reply to post by pause4thought
 


This shows how that word "ra' " is translated in Isaiah. It is in 19 verses.

Try substituting "'calamity', 'catastrophe', 'disaster', etc." for "evil" in those verses. It doesn't fit.


I don't mind having mistakes pointed out, but in this case I have not erred, as you suggest. My point was not that 'calamity', 'catastrophe', 'disaster', etc., can always be used to translate the Hebrew term, but that in certain contexts such words reflect the meaning more accurately.

Taking the list you provide, we could for example look at the second half of Isaiah 45:7 -


I make peace, and create evil: I the LORD do all these things


(KJV)

Modern translations, instead of slavishly translating ra' as 'evil' (or in some cases using a synonym such as 'wicked'), bring out the intended meaning more accurately:


I make peace and create calamity; I, the LORD, do all these things.’


(NKJV)


I bring prosperity and create disaster; I, the LORD, do all these things.


(NIV)

Although the teaching of all of Scripture is that the true and living God is a being of perfect moral purity, the immediate contextual evidence alone sometimes provides a strong indication that 'evil'/'wicked' would constitute an inaccurate English translation. The verse in question is a case in point. Looking at the first half of the verse, the KJV reads:


I form the light, and create darkness


(-and this translation is consistent with modern translations.)

Opposites are in view. Correspondingly, the opposite of 'peace'/'prosperity' is not 'evil', but 'calamity'/'disaster'.

The Bible in the original never teaches that evil emanates from God. What it does teach is that He has permitted things that He made good to become subject to corruption, in every sense of the word. At the same time, the supreme message of the Bible is that by permitting the ultimate wickedness, the crucifixion of His own dear Son, He has achieved His supreme purpose: to turn condemned sinners into forgiven sinners.



posted on Oct, 19 2009 @ 04:33 PM
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reply to post by pause4thought
 




Opposites are in view. Correspondingly, the opposite of 'peace'/'prosperity' is not 'evil', but 'calamity'/'disaster'.


You make a good point and I understand what you are saying.

However, the opposite of "peace" is not "calamity", it's war, although war is a kind of calamity I suppose.

I don't see how "peace" can be translated from "Shalowm" consistently through all 25 instances it's used in Isaiah but change it to something else entirely in that one verse. This seems to be dangerously close to adding to or taking away from scripture. And it is the same thing to translate "ra'" into anything but "evil" in Isaiah. It doesn't fit in "context". I have some problems with the KJV when it comes to translating some words, but not in this instance.

I limited this to this particular verse in Isaiah, but it is not the only verse that shows this. Again, not that I am saying that God is evil but that evil is used to teach us. God does know evil, right?

I'd like to add more, but dinner needs cooking. It's refreshing to have a discussion like this. They don't always go so well and I appreciate it.



posted on Oct, 19 2009 @ 06:01 PM
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reply to post by PSUSA
 


Thanks. I had the feeling you wanted a constructive discussion.

The OP certainly opened a can of worms with this one - the question of how God, being perfectly pure, allows and even uses the evil designs of others to his own ends is a challenge. Although I entered the debate with some trepidation, aware that there are depths to such issues that will always remain beyond me, I felt it important to make a contribution in order to uphold, as it were, the good name of my Father in Heaven, whom I love dearly, and who loves me immeasurably more.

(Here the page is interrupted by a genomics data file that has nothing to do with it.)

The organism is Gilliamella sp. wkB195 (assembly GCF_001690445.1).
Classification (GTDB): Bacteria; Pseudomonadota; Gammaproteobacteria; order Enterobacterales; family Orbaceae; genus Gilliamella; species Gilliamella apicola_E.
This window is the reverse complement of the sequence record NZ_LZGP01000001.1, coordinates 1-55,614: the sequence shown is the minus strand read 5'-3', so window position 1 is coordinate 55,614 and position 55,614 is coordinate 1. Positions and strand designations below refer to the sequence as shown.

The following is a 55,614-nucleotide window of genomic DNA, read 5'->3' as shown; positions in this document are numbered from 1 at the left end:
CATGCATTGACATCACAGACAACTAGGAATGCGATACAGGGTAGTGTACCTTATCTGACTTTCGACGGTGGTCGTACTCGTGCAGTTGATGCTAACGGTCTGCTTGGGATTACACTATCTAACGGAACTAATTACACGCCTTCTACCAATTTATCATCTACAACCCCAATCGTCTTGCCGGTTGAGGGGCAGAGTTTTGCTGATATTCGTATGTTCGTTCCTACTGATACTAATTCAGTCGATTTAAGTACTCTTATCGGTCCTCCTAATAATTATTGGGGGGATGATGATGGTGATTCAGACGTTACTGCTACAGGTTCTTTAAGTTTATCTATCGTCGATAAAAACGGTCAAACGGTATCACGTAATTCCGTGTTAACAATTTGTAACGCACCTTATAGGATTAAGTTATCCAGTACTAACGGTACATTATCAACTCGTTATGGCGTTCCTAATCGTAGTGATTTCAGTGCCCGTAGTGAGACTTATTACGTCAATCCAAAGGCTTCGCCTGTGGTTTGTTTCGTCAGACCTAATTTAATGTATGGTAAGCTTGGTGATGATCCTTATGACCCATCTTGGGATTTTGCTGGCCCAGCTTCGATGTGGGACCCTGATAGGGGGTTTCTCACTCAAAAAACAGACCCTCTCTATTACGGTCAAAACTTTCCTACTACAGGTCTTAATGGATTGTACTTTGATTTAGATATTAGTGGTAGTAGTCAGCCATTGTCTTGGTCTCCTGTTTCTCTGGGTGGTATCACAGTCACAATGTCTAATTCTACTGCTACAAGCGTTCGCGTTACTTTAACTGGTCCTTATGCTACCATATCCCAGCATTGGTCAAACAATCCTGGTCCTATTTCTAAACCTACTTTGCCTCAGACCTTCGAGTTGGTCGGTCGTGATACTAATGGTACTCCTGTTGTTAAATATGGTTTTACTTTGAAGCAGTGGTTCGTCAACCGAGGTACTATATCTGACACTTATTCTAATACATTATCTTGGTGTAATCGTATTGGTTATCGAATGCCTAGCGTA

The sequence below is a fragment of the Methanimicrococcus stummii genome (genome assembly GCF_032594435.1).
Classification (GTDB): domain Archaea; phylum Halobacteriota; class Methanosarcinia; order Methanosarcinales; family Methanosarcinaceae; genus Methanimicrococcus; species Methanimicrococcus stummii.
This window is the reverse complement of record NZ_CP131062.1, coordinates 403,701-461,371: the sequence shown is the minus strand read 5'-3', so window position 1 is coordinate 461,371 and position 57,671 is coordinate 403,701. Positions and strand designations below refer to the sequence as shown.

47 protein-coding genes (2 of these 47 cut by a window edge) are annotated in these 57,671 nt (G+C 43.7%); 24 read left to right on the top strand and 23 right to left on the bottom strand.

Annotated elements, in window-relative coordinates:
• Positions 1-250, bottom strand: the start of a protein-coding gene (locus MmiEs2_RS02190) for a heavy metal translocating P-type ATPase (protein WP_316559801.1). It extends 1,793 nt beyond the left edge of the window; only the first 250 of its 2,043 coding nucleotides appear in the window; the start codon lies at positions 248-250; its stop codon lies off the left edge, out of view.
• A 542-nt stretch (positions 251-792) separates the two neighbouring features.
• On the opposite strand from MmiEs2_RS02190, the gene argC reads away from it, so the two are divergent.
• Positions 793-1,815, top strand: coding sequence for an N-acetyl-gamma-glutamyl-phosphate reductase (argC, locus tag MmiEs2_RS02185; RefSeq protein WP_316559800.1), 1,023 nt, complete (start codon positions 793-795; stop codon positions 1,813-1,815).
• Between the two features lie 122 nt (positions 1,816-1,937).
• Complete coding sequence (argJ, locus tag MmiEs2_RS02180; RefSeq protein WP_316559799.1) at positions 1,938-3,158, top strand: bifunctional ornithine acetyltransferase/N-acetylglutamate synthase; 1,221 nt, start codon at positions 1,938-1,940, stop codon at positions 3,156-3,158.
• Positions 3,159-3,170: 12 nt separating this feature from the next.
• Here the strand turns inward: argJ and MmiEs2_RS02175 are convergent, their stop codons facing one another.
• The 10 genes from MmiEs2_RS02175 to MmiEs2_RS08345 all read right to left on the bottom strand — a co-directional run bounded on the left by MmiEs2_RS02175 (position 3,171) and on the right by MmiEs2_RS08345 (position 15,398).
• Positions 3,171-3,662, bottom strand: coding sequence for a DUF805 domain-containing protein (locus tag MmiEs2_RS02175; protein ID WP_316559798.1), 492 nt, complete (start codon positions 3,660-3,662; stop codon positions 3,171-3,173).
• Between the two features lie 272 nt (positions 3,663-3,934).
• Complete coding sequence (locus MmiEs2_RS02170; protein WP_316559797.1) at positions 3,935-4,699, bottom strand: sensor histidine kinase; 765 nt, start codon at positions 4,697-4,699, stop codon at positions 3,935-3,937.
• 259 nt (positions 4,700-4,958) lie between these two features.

Shalom to you, my friend. And what a word it is! It encompasses so much that it really can't be pinned down to 'peace' alone, (especially in the basic meaning of the antithesis of war, as I'm sure you'll agree). No, rather in many ways it signifies all that man has lost through alienation from 'his' (women included!) Maker. A blissful awareness of living in the shadow of one's loving creator. Blessedness, peace, rest for the soul...

Another good modern translation, puts the verse in question this way:


I form light and create darkness,
I make well-being and(A) create calamity,
I am the LORD, who does all these things.


I understand your (truly commendable) concern that translations should not change what the original says. But, in a nutshell, using only one equivalent (or indeed a synonym) for a particular word in another language leads to clumsy and inaccurate translation. Perhaps the easiest way to illustrate this is to consider what happens when you look up a word in a dictionary: you find virtually every word in a language has multiple meanings - not to mention nuances. An accurate translation is only achievable when the multifarious meanings and connotations of a word in the source language are given due consideration and weight when selecting an equivalent in the target language. The main consideration in selecting the appropriate term is then the context. (Other considerations, such as ancient translations and commentaries, etc., are helpful, but nevertheless secondary to the issue of context.) The preeminent place given to understanding meaning via context is the bedrock of much of the science of linguistics. It is the key to accuracy - not, as may at first appear, a license to make changes. That has more to do with the integrity of the translator. In fact a translator with an agenda can actually promote a crass interpretation by refusing to reflect the full range of meanings of a word in his translation, whether through ignorance or a failure (to whatever degree) to appreciate the nature of language itself.